The Arctic is in Crisis

Steve Zornetzer, PhD and AIP Board Member 

I am going to start out this report with something that scientists normally don’t do and that is to share some feelings with you. I’m scared, I’m anxious, I’m frustrated and I’m angry. Political leaders and humankind in general have not taken climate change and global warming issues more seriously than they have in the past.  We are losing ground on global warming. It is advancing much faster than we had hoped. We have not abided by the Paris Accords or any of the commitments we have made as governments around the world to begin weaning ourselves from a carbon economy and from fossil fuels and therefore climate change continues to advance. We have only a short window of time to act.  

Our planet’s climate is changing due to human-caused disruption of the balance between solar radiation absorption (heat gain) and heat loss into space. Atmospheric absorption of surface thermal radiation has been increasing due to huge emissions of carbon dioxide and other gases by humankind into the Earth’s atmosphere since the beginning of the industrial revolution. These gases, commonly called “greenhouse gases” (GHG), trap heat in the atmosphere that would otherwise be reflected back into space. The net effect is a reduction in planetary heat loss while solar radiation heat gain continues, thus warming the planet. In its simplest form, this imbalance is the root cause of global warming (GW).

So, the question is, how do we, as the species that caused this unintended GW problem, solve the problem? Before addressing this question directly, as we will below, it is important to understand the consequences of doing nothing. The adverse impacts of GW and associated climate change are undeniably dangerous: intensified destructive storms, droughts, wildfires, sea level rise, and an intense decrease in biodiversity caused by habitat degradation. Together, these consequences threaten the material safety and food security of a growing human population. Doing nothing to slow and potentially reverse GW is not an option. Human and economic suffering will be catastrophic. Cost estimates for climate change-related disasters and associated infrastructure, agricultural, economic and human health impacts by 2040 are staggering. In just the next two decades, these costs are estimated to be $54 trillion world-wide. Today it is estimated that the Arctic is warming more than three times faster than the rest of the planet. This is the Arctic crisis.

At the Arctic Ice Project (AIP), we believe that regional surface albedo modification (SAM), will strategically increase the reflectivity of Arctic sea ice to preserve and extend its persistence. SAM, if proven safe and effective, could be deployed with few or no unintended consequences. The more ice that persists during Arctic summer months, the more solar reflectivity and the less planetary heating. In recent decades, Arctic sea and land ice have been melting at frighteningly fast rates. This ice loss is reducing the planet’s reflectivity and simultaneously increasing heat gain through greater absorption of solar energy by dark Arctic Ocean waters during summer when the sun shines 24 hours/day. This accelerating loss of sea ice is contributing to the alarmingly rapid warming of the Arctic. Not many years ago, Arctic warming and sea ice loss was thought to be a consequence of GW. Today, scientists now know that Arctic warming has become so great that it is now a contributor to GW. Some scientists estimate as much as 25% of all GW would be contributed by complete loss of summer Arctic sea ice. Loss of Arctic sea ice engages two feedback mechanisms that promote accelerated warming. First, loss of summer sea ice reduces the reflectivity of the surface allowing more solar energy to be absorbed by the ocean, leading to more heating which in turn leads to further sea ice loss. Second, sea ice provides a thermal barrier protecting the cold Arctic air from the relatively warmer ocean below, effectively insulating the colder air from the warmer ocean water. Loss of sea ice removes this insulation and the ocean warms the air which in turn melts more ice. These two positive feedback loops contribute to “Arctic Amplification”, i.e., accelerated warming.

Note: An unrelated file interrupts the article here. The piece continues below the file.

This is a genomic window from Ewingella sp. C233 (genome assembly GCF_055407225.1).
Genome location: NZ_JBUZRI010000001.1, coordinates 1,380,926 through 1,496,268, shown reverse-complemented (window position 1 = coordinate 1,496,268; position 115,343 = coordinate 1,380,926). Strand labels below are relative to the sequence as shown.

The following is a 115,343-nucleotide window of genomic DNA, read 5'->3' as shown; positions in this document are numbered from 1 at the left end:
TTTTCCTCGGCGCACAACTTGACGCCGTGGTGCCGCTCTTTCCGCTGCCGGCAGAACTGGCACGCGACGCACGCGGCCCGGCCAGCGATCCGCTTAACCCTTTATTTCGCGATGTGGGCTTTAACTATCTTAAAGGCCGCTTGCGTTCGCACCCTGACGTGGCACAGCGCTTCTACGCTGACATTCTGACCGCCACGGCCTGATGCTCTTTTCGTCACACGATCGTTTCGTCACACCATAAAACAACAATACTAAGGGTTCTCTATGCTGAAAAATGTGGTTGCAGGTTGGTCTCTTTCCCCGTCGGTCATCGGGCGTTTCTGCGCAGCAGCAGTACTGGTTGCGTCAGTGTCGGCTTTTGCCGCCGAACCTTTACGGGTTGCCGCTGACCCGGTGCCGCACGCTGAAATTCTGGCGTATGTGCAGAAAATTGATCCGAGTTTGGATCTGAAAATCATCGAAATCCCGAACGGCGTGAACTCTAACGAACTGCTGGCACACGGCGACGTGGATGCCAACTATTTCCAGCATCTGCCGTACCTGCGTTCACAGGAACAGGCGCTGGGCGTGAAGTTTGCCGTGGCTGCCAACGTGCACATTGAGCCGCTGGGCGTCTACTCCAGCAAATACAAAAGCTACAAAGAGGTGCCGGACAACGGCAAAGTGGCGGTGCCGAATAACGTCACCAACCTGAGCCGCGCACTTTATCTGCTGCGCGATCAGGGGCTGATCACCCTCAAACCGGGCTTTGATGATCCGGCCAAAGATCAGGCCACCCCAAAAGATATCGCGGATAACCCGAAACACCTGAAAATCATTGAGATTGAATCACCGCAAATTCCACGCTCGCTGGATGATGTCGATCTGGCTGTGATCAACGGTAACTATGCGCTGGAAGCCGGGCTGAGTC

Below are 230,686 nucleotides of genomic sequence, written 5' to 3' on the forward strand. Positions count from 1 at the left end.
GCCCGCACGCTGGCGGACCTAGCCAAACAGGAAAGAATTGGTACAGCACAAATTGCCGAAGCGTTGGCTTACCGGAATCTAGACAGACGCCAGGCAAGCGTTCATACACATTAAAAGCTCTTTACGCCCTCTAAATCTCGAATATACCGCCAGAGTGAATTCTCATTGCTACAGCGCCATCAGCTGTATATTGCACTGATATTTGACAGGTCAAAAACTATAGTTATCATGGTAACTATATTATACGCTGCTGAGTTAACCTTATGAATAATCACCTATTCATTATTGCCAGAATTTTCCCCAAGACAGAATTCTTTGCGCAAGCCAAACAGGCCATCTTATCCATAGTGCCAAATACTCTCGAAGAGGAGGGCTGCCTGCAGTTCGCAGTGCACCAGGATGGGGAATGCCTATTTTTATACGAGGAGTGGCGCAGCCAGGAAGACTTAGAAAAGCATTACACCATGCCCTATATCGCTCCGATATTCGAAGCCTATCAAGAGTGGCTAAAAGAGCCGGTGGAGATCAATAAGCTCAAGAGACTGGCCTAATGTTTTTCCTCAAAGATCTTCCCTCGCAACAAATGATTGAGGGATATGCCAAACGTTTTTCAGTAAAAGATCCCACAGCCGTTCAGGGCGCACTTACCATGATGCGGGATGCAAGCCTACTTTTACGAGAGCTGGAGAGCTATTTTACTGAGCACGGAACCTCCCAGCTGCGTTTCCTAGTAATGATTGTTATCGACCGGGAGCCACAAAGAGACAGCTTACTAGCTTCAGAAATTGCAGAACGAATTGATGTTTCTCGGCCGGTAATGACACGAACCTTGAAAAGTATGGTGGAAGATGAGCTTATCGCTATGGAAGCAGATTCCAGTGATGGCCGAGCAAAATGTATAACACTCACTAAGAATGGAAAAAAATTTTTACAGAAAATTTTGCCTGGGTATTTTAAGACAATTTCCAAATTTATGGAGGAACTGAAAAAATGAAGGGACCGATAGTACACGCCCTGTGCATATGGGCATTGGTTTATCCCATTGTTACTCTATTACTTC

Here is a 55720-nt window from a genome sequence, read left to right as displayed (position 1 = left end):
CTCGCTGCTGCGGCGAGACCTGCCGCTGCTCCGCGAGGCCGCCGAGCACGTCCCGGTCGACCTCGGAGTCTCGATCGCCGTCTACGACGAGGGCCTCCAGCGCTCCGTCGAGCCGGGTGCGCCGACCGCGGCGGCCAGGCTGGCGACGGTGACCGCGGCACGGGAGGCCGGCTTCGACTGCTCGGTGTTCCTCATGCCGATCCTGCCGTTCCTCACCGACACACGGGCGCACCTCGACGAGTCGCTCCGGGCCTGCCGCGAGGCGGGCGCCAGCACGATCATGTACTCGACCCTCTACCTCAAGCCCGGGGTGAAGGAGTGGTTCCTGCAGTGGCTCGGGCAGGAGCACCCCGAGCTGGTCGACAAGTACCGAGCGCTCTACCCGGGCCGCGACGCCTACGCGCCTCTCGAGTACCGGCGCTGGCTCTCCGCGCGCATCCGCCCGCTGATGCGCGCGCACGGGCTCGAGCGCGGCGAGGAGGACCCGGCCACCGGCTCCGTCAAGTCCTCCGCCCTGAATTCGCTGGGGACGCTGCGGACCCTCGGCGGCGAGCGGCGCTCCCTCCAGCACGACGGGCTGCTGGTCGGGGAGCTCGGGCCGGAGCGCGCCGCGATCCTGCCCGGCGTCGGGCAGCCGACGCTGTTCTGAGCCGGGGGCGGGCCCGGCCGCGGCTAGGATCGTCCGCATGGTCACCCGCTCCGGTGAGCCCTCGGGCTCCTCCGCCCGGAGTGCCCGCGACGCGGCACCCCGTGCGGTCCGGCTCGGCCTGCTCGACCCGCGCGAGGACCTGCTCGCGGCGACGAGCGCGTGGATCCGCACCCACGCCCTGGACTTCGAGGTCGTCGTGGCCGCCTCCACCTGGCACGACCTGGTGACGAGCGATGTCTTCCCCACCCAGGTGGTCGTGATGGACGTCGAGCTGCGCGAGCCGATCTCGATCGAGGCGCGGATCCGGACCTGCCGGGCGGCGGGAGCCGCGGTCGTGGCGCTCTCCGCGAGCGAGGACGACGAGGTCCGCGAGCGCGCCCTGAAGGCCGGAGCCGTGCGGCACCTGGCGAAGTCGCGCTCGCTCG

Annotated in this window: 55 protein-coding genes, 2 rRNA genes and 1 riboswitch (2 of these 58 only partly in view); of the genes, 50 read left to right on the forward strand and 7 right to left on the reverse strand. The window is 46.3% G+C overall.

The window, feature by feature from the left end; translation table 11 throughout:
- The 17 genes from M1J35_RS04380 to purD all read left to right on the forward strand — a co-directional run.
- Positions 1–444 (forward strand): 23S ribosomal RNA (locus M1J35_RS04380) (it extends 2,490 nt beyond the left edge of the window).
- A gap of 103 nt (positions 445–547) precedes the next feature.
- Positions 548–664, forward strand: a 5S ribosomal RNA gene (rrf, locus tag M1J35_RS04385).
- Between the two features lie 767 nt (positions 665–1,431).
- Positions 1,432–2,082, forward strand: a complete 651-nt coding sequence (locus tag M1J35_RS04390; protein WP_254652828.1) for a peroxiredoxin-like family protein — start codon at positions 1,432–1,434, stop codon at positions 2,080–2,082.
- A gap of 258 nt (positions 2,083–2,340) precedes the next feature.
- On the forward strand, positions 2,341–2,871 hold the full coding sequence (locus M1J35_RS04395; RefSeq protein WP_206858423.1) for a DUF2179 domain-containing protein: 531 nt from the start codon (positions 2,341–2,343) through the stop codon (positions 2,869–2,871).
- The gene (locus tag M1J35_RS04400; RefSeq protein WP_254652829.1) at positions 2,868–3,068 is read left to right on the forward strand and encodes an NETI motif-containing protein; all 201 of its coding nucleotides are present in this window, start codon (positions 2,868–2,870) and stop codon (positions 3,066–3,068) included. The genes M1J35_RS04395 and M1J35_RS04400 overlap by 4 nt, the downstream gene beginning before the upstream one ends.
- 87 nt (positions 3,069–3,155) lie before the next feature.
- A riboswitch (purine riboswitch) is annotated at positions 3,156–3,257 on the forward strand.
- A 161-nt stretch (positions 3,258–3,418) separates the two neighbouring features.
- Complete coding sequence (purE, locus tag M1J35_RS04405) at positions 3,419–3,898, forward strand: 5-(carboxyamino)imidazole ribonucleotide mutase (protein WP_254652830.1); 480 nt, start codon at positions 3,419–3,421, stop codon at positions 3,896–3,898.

The objective of sea ice SAM is to break these feedback loops, restore sea ice, mitigate warming over a large Arctic region, and slow GW. AIP’s innovation is to increase the reflectivity of young ice by applying a very thin layer of reflective hollow silica glass microspheres onto the surface of the ice. This could increase the reflectivity of ice by about 50 percent, reducing the absorption of solar radiation. The material used in this treatment is nontoxic, consisting mostly of silica (the primary material in sand, and most rocks). Bio-toxicological testing to date has shown no adverse impact on wildlife. AIP believes, in agreement with a recent National Academy of Science report, that a major research and development effort is urgently needed to fully understand the safety, effectiveness, cost and potential unintended consequences of currently proposed climate intervention approaches. We need every effective and safe tool in the toolbox to be ready for use. The clock is ticking and the Arctic crisis contributes significantly to the GW crisis, looming larger and larger each year we do nothing. We must act! Doing nothing is not an option! We appreciate your support and encouragement as we make progress towards providing an effective mitigation to GW.


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